South West Public Health Scientific Conference
Wednesday 5th February 2014
The Winter Gardens, Weston-super-Mare
Call For Abstracts
You are invited to submit abstracts for Oral and Poster presentation at the South West Public Health Scientific Conference to be held on Wednesday 5th February 2014.
The aim of the conference is to showcase both service and university based public health research and evaluation from across the South West.
You are invited to submit abstracts of your work from across the full range of public health and from all related disciplines. Abstracts should clearly include your research question, methodology and results. To help with the submission of abstracts, guidance and an example abstract are attached.
Abstracts should be sent to the conference organisers via Beth.Carpenter@southwest.hee.nhs.uk and be received by 18.00 hours on Wednesday 30th October 2013.
If you would like to discuss the content of your abstract please contact one of the following members of the conference abstract committee:
Prof Yoav Ben-Shlomo Tel: 0117 928 7206 Professor in Clinical Epidemiology Email: Y.Ben-Shlomo@bristol.ac.uk
Dr Paul Pilkington Tel: 0117 328 8860 Senior Lecturer in Public Health Email: Paul.Pilkington@uwe.ac.uk
Guidance For Abstracts
Please complete the attached submission form and return it to Beth.Carpenter@southwest.hee.nhs.uk with a copy of your abstract, quoting Scientific Conference Abstract in the email subject line.
All abstracts must be received by 18.00 hours on Wednesday 30th October 2013. Abstracts received after this time will not be considered.
Important information regarding abstract layout:
- The abstract must be no longer than 300 words maximum (excluding title, authors and affiliations, keywords and references)
- Text should be single line spaced with justified margins
- Each abstract must use Word Arial font in size 11 point
- Abstracts should be saved as a Word document using the author’s name as the file name
- Abstracts should be presented in accordance with the following guidance:
- The title of the abstract must be in bold. The first letter of each word of the title must be in upper sentence case.
- Full details of all the authors must be provided. This should include name; role and organisation/affiliation
- The name of the author that wishes to present at the conference must be underlined
- The authors’ roles and organisations/affiliations should be written in italics
- The aim of the abstract presentation must be clear
- It is advised to use the following sub-headings where relevant and appropriate:
- Results / Findings
- Conclusions / Recommendations
Abstracts that fail to adhere to the required abstract layout as outlined above will be rejected. Abstracts will be reproduced on the conference website exactly as submitted, so please check abstracts carefully before submission.
Abstracts will be peer reviewed and presenting authors of successful abstracts will be notified by 18th November 2013.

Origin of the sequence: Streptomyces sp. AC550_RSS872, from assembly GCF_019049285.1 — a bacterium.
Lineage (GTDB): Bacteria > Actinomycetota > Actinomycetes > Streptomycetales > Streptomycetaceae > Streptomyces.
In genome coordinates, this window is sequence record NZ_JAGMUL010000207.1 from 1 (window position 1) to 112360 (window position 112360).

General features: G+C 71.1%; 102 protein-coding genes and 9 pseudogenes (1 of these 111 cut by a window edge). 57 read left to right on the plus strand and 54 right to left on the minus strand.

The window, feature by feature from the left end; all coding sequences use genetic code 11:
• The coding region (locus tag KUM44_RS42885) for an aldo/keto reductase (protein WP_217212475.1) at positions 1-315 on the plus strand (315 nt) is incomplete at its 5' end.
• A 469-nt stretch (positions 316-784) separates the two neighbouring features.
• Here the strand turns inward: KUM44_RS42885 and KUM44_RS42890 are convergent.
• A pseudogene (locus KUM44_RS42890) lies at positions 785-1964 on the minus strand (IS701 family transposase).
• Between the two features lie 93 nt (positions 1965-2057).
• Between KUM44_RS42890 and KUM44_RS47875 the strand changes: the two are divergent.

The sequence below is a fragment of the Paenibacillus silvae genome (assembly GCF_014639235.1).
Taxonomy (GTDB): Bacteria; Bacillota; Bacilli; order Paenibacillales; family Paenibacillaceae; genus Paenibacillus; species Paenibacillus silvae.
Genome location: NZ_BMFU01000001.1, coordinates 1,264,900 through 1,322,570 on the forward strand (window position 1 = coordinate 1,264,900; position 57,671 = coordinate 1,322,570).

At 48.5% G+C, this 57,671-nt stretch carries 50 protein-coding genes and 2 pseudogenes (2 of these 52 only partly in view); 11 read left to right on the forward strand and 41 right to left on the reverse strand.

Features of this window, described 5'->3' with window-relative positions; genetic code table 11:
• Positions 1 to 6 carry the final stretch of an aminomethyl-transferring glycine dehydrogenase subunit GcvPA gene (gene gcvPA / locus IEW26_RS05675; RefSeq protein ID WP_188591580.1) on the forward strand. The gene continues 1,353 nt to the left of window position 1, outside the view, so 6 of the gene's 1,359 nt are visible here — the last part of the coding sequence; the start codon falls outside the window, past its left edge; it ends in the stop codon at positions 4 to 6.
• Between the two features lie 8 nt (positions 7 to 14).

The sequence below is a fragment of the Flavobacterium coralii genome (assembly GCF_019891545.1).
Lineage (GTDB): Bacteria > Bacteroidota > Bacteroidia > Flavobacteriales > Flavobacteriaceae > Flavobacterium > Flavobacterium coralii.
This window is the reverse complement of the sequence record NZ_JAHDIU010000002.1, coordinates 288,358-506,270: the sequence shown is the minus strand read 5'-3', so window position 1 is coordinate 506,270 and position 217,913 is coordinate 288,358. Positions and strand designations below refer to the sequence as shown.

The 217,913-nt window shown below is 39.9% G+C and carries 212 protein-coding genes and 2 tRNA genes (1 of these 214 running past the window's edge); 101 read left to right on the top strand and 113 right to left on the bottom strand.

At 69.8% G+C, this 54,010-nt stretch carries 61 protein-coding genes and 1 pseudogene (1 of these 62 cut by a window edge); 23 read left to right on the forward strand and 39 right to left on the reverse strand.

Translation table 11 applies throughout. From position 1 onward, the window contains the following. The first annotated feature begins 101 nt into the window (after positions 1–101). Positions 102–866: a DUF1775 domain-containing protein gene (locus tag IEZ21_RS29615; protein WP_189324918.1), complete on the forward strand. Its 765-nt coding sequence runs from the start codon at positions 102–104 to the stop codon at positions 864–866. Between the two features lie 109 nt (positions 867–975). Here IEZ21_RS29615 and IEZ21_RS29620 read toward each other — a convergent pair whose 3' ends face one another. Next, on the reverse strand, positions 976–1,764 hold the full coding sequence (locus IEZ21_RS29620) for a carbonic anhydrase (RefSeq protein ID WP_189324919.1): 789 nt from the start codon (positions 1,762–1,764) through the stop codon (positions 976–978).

Please note that acceptance of your abstract does not give you a delegate place at the conference and you will be required to register a place when registration opens in late November.
For those submitting multiple abstracts, please be aware that if more than one abstract is accepted for oral presentation, each must be presented by a different individual at the conference.
Oral presentations will generally be allocated 12 minutes, followed by 3 minutes for discussion.
Poster presentations will be provided with space for one board.
Smoking Cessation Treatment and the Risk of Depression, Suicide and Self-harm in the Clinical Practice Research Datalink: a Cohort Study
Thomas K; Martin R; Davies N; Windmeijer F; Metcalfe C; Gunnell D
Department of Social Medicine, University of Bristol, Bristol
Aim: To compare the risk of suicide, self-harm and depression in patients prescribed varenicline and bupropion with those prescribed nicotine replacement therapy (NRT).
Background: Smoking is a major cause of premature mortality and preventable morbidity in the UK. Varenicline is recommended by NICE as an option for smokers who want to quit smoking. However there are safety warnings that smoking cessation medicines, such as varenicline and bupropion, may increase the risk of fatal and non-fatal self-harm.
Methodology: We followed up 203 413 adult patients with a first prescription of a smoking cessation product between September 1st 2006 and 31st December 2010 in the UK’s Clinical Practice Research Datalink (CPRD). NRT was the most commonly prescribed (70% of prescriptions), followed by varenicline (24.9%) and bupropion (5.2%). Approximately half of general practices in the CPRD were linked to National Mortality data and Hospital Episode Statistics. Our primary outcomes were suicide and hospital admission for self-harm; depression was a secondary outcome. Cox regression methods were used.
Results: We detected 2008 primary care records of depression, 53 hospital admissions for self-harm and 6 confirmed suicides. We found no evidence that patients prescribed varenicline had higher risks of suicide, self-harm or depression compared with those prescribed NRT; hazard ratios (HRs) 0.90 (95% confidence interval 0.10, 8.30), 0.88 (0.43, 1.80) and 0.73 (0.65, 0.82) respectively. There were no suicides in patients prescribed bupropion. We found no evidence that patients prescribed bupropion had higher risks of self-harm, HR 1.03 (0.32, 3.37) or depression, HR 0.88 (0.71, 1.08) compared with patients prescribed NRT. Updated results will be available at the conference.
Conclusions: There is no evidence of an increased risk of suicidal behaviour in patients prescribed varenicline or bupropion compared to those prescribed NRT. These findings are reassuring for users and prescribers of smoking cessation medicines.
Please return to Beth.Carpenter@southwest.hee.nhs.uk by 18.00 hours on Wednesday 30th October 2013 quoting Scientific Conference Abstract in the email subject line